8/13/10 - the heartbreaks of cynthia ann parker

In today's excerpt - the heartbreaks of Cynthia Ann Parker.  In 1836, when she was nine years old, she was captured in a murderous raid by Comanches on her frontier family. The story, and the resulting search for her, became famous throughout the country. However, she then became the wife of a Comanche chief of that tribe, bore two sons and a daughter, and seemed a content wife and proud mother. She was finally "rescued" by the U.S. Army twenty-four years later in a battle that saw her husband killed, her two young sons run away to save their lives, and both she and her young daughter taken into captivity:

"[There was the] virtually universal belief among Texans at the time that Sul Ross, the hero of the battle and the future Texas governor, had saved the poor, unfortunate Cynthia Ann Parker from an ugly fate. That belief would color the histories for  a long, long time.

"We will never know how Cynthia Ann Parker felt in the weeks and months after her capture by Sul Ross. There are so few comparable events in American history. But it was painfully apparent from the earliest days that the real tragedy in her life was not her first captivity but her second. White men never quite grasped this. The event that destroyed her life was not the raid at Parker's Fort in 1836 but her miraculous and much-celebrated 'rescue' at Mule Creek in 1860. The latter killed her husband, separated her forever from her beloved sons, and deposited her in a culture where she was more a true captive than she had ever been with the Comanches. ...

"Texans could not get enough of her. There were many newspaper accounts of her return, all of which were uniformly obsessed with the idea that a pretty little nine-year-old white girl from a devout Baptist family had been transformed into a pagan savage who had mated with a redskin and borne his children and forgotten her mother tongue. ... And all the stories assumed that everything she had done had been forced upon her. That she had suffered grievous mistreatment, had been whipped and beaten and had led a lonely and desperate existence. People simply did not believe that a Christian white woman had gone along with it voluntarily. One paper, the Clarksville Northern Standard, observed later that 'her body and  arms bear the marks of having been cruelly treated.' Yet there is nothing to suggest that she was cruelly treated after the first few days of her captivity, as her cousin Rachel Plummer had described them. She was the ward of a chief, later his wife. The scars may have resulted from the practice among Comanche women of cutting themselves in mourning, often on the arms and breasts. ...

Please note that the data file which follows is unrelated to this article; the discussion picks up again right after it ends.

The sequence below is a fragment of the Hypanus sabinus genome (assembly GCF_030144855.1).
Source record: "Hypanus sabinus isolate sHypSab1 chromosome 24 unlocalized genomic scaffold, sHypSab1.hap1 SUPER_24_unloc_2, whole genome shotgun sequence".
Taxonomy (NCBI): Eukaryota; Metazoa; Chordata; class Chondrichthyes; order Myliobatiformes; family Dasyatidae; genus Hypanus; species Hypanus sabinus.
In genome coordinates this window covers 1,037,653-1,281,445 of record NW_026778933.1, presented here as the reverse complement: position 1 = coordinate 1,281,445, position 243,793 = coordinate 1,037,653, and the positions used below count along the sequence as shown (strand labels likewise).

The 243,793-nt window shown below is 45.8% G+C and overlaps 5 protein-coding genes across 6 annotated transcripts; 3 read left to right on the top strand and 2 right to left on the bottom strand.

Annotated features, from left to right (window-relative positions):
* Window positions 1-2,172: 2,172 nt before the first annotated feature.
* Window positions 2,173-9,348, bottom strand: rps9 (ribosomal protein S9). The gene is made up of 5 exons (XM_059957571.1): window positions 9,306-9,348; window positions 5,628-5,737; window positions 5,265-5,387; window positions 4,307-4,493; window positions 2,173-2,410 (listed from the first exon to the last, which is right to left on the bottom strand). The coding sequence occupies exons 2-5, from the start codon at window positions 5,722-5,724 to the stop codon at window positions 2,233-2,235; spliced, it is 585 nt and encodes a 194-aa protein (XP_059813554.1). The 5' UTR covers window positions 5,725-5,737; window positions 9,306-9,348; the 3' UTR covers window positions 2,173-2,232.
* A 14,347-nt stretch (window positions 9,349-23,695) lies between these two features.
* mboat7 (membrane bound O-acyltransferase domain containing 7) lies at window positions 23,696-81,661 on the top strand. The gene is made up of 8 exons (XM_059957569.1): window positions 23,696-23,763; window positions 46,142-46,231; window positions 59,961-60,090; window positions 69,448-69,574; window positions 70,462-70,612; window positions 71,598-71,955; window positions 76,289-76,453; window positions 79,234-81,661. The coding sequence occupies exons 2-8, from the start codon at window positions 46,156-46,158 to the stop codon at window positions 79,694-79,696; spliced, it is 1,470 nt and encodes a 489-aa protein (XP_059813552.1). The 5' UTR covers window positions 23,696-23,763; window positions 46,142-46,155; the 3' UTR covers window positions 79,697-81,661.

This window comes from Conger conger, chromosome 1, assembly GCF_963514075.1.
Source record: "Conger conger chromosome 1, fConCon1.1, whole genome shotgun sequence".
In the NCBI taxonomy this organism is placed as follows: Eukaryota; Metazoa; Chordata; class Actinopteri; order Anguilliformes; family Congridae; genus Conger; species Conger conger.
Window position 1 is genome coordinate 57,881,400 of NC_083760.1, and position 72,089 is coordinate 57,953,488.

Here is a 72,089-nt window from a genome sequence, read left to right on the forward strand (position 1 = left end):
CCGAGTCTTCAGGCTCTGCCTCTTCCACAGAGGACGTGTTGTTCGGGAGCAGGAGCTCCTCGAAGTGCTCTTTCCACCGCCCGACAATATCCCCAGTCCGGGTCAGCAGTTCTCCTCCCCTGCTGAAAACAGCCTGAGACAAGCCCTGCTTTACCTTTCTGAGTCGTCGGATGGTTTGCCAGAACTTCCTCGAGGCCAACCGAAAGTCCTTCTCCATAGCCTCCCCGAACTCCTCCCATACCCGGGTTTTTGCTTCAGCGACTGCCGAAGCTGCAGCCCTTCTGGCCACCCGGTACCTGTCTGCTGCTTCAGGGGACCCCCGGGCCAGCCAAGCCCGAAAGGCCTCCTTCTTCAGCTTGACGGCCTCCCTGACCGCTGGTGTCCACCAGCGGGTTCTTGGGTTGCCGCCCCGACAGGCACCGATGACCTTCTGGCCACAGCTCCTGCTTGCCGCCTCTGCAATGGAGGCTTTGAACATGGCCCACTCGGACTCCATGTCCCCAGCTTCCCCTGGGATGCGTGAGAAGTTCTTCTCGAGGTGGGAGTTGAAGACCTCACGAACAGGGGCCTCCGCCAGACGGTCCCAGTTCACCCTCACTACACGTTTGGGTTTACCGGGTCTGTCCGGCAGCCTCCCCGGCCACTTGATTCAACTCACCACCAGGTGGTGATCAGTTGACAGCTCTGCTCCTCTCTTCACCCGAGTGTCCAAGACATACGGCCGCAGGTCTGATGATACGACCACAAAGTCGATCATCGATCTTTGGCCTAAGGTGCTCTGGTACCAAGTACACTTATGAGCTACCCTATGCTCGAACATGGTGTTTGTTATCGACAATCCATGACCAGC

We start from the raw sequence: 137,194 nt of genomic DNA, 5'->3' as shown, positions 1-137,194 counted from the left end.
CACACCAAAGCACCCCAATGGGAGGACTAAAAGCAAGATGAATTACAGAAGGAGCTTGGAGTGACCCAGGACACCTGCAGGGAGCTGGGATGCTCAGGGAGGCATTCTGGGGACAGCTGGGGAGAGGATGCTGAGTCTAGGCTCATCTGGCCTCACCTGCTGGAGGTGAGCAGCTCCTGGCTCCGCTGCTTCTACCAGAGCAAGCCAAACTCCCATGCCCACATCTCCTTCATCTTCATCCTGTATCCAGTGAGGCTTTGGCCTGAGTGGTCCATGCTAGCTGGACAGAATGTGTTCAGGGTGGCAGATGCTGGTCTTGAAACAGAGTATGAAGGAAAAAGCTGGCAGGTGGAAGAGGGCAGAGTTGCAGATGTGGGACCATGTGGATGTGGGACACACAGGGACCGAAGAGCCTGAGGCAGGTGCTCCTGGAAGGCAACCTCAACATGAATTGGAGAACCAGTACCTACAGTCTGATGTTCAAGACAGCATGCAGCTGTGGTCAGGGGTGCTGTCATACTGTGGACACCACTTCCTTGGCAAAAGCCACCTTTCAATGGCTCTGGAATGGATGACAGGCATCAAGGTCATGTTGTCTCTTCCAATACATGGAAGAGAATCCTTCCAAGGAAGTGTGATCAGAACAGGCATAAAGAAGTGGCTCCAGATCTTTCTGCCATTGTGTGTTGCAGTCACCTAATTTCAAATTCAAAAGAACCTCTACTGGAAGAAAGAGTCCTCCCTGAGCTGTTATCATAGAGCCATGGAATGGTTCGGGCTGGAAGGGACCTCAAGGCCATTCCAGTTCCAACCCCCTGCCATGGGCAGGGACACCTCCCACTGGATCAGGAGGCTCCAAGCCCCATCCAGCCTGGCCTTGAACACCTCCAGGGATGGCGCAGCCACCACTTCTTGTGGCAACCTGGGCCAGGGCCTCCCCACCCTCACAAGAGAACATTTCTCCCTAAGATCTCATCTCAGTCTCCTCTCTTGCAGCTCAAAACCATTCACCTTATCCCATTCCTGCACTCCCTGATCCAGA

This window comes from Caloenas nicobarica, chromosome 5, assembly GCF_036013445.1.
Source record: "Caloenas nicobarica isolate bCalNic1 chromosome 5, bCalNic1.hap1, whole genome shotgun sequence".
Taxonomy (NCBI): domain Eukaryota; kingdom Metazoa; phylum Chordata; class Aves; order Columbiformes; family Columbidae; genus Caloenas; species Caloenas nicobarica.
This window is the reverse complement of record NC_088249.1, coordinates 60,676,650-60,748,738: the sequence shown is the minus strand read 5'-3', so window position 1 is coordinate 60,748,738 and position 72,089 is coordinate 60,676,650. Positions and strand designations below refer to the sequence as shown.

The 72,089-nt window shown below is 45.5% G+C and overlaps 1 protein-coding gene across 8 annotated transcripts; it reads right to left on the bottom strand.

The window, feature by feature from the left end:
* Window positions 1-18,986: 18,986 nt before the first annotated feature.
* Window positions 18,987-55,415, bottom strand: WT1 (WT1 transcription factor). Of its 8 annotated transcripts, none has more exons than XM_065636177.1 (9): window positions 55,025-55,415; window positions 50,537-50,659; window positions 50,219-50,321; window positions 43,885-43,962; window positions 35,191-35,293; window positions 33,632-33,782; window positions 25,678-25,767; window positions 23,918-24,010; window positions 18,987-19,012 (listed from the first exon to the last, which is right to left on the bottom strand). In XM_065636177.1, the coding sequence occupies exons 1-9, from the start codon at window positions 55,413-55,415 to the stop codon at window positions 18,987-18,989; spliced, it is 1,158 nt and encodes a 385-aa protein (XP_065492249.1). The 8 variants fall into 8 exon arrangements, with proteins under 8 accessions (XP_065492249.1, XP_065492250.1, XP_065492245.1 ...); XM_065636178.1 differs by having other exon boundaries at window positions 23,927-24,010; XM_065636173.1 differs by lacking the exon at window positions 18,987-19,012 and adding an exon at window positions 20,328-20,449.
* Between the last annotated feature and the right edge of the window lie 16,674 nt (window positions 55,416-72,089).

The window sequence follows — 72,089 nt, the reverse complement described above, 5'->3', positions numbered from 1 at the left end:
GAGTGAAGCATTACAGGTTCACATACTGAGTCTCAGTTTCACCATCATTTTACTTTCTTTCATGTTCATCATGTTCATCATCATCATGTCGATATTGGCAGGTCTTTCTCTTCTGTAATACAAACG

"[Once she had been 'rescued'], it is not clear exactly what [her relatives] thought they were going to accomplish with Cynthia Ann and her daughter. Perhaps they saw themselves as her deliverer, imagining the day when Cynthia Ann, grateful and weeping, would embrace Jesus and forsake her savage ways. Nothing of the sort happened. Cynthia Ann's repatriation was in fact a disaster. She was not only unrepentant. She was actively, and incessantly hostile to her captors. She  tried repeatedly to escape with her daughter, sometimes making it far into the woods and requiring a search party to find her. She was so intent on leaving that [her relatives] had to lock her in the house when they were away. ...

"She would sit for hours and hours on the wide porch of [her uncle] Isaac's house weeping and nursing her daughter Prairie Flower. She refused to stop her pagan devotions. One of her relatives described her ritual of worship:

" 'She went out to a smooth place on the ground, cleaned it off very nicely and made a circle and a cross. On the cross she built a fire, burned some tobacco, and then cut a place on her breast and let the blood drop onto the fire.' ...

"Cynthia Ann kept trying to escape, walking off down the road with her daughter in her arms whenever she was left alone. (She said she was 'going home, just going home.') She often slashed her arms and breasts with a knife, drawing blood. This was probably an act of mourning for the death of her husband. Or it could have  been a simple expression of misery. [She once said] 'I want to go back to my two boys.' "


S.C. Gwynne


Empire of the Summer Moon: Quannah Parker and the Rise and Fall of the Camanches, the most Powerful Indian Tribe in American History


Scribner a division of Simon & Schuster


Copyright 2010 by S.C. Gwynne


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